'Lost Generation' Cyclist Looks Back At Armstrong And Doping 07:58
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Pro cyclist Pat McCarty (front left) at the Presidential Tour of Turkey in April 2012. (Brian Hodes/Veloimages)
Pro cyclist Pat McCarty (front left) at the Presidential Tour of Turkey in April 2012. (Brian Hodes/Veloimages)

Pat McCarty became a junior member of Lance Armstrong's U.S. Postal Service Pro Cycling Team at the height of what could be called cycling's doping era.

Cyclist Pat McCarty, 30, went pro in 2004 with the U.S. Postal Service Pro Cycling Team. He now races for Team SpiderTech. (Team SpiderTech)
Cyclist Pat McCarty, 30, went pro in 2004 with the U.S. Postal Service Pro Cycling Team. He now races for Team SpiderTech. (Team SpiderTech)

But unlike Armstrong, McCarty says he refused to use performance-enhancing drugs. He told Here & Now that he was never pressured to dope, but it was common, and looking back on his career he's glad he never did.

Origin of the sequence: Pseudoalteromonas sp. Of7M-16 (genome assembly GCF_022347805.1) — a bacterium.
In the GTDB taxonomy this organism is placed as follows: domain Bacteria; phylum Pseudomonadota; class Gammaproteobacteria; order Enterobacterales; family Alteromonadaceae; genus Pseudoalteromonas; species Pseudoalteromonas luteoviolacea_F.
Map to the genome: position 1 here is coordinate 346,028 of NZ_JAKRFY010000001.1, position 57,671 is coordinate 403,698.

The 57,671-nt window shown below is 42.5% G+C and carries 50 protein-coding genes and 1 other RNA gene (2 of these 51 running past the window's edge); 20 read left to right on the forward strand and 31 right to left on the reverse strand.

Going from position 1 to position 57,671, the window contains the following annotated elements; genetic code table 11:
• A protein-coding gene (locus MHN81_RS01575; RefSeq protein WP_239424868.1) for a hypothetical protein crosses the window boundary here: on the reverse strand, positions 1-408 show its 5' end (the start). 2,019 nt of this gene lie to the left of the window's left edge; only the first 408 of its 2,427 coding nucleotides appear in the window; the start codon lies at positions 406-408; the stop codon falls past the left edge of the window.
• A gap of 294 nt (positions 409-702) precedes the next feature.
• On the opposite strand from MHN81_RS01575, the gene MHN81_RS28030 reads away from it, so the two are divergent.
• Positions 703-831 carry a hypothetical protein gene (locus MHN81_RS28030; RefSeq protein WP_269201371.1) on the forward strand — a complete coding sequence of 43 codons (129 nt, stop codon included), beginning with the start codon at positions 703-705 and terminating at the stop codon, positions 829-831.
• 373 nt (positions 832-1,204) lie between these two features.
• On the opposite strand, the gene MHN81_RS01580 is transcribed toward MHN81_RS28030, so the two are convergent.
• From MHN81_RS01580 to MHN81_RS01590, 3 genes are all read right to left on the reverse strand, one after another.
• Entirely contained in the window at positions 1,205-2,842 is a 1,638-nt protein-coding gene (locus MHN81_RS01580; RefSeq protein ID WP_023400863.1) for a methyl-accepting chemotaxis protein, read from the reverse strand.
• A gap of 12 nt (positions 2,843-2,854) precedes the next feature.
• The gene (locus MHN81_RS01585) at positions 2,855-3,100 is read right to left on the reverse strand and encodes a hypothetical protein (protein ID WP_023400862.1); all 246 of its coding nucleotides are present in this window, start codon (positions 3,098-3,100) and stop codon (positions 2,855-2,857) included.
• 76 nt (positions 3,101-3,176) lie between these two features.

"I have a clear conscience and I get to ride my bike," McCarty said, while Armstrong - who's been banned for life from cycling - "doesn't."

Journalist and former professional cyclist Ian Dille wrote about McCarty in the December 2012 issue of Texas Monthly: "An era of cyclists played dirty, but buried in the scandal is a lost generation of American pros who stayed clean during a period rife with cheaters. In fact, no top American cyclist who was born after 1980 has ever received a doping sanction. These athletes played by the rules, but they had their careers stunted by a pharmacological glass ceiling. One of them was my childhood friend Pat McCarty."

The Dallas Morning News has named Lance Armstrong a finalist for "Texan of the Year," which the newspaper explains "is a distinction we bestow for impact, be it for better or for worse." The winner will be announced Dec. 30.

Guest:

This segment aired on December 27, 2012.

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